Curling house

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Not to be confused with the target on a curling sheet, called the "house".
The old curling house at Craigie in South Ayrshire.

A curling house was used to store curling stones, brushes and other equipment used to maintain a curling pond and play the game of curling in Scotland and elsewhere.


The houses were often purely functional in character, being relatively small and often located in quite isolated places. Some curling houses were built as part of country estates and were much grander in appearance. A fireplace was sometimes present and this ensured some welcome heat for players, night watchmen, etc.[1] The construction was of stone, brick or wood as shown by paintings or surviving examples.


Curling stones are heavy objects, and in the days of horse transport and poor quality roads it would be easier to store stones at the site of the curling pond. Additionally the ponds needed a certain degree of maintenance to the water supply, dam, weed control, etc. Tools could be stored in the house. Sometimes a watchman was employed during the season to make sure that all was well with the pond, its ice and the curling equipment. Refreshments would be provided, such as the seemingly traditional pies and porter mentioned as being served at the Eglinton flushes.[2]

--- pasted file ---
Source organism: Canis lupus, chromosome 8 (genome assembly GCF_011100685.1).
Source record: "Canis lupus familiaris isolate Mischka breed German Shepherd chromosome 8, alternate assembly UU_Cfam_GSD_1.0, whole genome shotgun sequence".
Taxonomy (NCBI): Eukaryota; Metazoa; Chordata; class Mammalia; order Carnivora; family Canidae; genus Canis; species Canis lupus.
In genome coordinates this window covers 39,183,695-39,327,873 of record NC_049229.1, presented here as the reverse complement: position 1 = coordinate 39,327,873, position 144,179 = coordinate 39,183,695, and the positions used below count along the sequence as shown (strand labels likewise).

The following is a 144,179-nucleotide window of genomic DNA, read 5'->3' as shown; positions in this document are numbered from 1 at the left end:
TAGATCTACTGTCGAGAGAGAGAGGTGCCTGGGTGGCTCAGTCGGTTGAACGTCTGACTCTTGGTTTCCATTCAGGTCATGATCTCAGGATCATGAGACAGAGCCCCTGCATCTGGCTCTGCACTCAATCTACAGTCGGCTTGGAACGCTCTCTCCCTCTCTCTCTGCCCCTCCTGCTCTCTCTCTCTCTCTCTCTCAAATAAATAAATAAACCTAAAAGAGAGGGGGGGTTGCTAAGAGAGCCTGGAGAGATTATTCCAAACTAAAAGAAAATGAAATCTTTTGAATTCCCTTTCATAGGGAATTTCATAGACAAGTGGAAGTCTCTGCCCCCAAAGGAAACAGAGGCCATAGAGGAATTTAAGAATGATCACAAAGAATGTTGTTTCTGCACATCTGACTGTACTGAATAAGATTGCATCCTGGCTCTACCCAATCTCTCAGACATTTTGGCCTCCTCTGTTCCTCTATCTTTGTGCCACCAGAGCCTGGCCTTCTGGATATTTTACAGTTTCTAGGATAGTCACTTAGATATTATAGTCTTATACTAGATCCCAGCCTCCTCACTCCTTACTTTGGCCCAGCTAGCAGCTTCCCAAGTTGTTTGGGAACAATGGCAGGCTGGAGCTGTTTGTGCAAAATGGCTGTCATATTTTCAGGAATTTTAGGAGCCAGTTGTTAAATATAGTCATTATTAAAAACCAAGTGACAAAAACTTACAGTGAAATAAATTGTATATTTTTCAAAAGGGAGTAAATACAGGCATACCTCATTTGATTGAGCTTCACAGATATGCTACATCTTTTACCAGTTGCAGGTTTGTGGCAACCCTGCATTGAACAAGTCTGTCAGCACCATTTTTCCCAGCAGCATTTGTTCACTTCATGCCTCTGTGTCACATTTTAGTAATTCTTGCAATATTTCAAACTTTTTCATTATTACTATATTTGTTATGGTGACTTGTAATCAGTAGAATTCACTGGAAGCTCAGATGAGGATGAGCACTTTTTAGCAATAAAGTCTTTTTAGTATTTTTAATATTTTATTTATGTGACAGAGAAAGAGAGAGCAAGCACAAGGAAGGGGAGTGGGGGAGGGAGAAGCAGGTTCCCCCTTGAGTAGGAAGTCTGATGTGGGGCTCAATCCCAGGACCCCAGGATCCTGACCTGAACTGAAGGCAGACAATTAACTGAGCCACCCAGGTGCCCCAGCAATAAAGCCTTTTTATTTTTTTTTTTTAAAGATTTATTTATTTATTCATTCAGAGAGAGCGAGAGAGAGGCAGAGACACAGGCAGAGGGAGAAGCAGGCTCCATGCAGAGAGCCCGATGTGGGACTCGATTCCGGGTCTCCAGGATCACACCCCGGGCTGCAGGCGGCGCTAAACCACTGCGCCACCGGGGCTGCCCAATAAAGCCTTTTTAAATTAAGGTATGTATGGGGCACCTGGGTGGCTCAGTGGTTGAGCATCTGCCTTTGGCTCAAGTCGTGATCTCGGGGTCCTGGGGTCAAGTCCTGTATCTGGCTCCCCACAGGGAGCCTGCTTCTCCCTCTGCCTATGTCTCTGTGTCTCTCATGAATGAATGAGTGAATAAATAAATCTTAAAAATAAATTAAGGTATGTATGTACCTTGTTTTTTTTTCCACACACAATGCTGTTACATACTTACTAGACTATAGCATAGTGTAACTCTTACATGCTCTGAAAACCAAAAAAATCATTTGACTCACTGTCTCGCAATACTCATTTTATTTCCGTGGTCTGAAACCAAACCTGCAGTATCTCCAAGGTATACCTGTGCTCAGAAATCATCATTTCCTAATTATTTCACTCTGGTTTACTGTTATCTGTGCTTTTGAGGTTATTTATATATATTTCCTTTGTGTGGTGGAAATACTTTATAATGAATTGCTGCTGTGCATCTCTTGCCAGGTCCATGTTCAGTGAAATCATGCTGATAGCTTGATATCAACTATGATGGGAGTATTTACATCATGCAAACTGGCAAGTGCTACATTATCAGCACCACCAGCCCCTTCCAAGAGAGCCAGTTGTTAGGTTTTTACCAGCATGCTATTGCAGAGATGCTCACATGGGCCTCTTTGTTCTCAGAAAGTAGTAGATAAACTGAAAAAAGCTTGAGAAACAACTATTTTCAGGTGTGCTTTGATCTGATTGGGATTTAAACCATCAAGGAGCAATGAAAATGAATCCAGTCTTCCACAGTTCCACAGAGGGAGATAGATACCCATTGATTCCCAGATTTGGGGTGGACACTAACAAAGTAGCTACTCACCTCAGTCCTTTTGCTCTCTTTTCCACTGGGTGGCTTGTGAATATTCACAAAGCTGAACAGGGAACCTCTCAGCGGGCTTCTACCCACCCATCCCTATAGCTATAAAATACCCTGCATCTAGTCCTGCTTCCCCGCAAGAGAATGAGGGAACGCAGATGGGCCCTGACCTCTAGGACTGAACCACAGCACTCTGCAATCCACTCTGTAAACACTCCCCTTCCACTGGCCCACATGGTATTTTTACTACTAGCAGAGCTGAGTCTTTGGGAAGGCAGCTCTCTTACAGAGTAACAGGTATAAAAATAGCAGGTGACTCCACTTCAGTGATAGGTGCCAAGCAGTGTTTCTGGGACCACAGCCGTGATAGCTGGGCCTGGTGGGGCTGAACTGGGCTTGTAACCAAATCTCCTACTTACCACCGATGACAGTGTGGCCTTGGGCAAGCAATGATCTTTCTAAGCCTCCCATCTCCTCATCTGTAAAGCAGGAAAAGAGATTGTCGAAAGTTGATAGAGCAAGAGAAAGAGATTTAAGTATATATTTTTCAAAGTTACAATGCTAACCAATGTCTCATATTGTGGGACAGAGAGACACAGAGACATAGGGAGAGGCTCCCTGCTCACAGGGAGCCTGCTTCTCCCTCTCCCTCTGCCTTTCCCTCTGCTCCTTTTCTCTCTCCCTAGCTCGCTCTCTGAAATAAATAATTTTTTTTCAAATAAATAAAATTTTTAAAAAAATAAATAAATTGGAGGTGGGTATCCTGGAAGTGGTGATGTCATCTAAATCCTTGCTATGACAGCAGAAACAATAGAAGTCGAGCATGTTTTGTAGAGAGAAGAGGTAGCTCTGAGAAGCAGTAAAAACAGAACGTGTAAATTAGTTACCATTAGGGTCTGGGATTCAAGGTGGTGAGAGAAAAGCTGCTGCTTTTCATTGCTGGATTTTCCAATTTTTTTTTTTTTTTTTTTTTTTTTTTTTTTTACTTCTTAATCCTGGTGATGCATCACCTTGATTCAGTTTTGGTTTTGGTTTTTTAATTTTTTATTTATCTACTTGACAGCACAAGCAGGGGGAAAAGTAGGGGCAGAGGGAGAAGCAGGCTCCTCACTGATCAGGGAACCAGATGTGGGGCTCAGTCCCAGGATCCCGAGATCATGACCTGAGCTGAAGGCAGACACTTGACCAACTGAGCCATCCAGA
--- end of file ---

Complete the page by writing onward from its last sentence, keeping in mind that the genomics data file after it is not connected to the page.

Scottish curling houses[edit]


Easier transport, establishment of ice rinks, and other factors have in general resulted in the demise of the Curling House. Due to their generally small size, most have been allowed to become ruins or have been demolished.

Sites of curling houses[edit]


  1. Reid, Donald (2001). In the Valley of the Garnock (Beith, Dalry & Kilbirnie). Beith : DoE. ISBN 0-9522720-5-9.
  2. Service, John (1890). Thir Notandums, being the literary recreations of the Laird Canticarl of Mongrynen. Edinburgh : Y. J. Pentland.
  3. Walls, William (1926). Life, Love, and Light. Edinburgh : Privately Published.

External links[edit]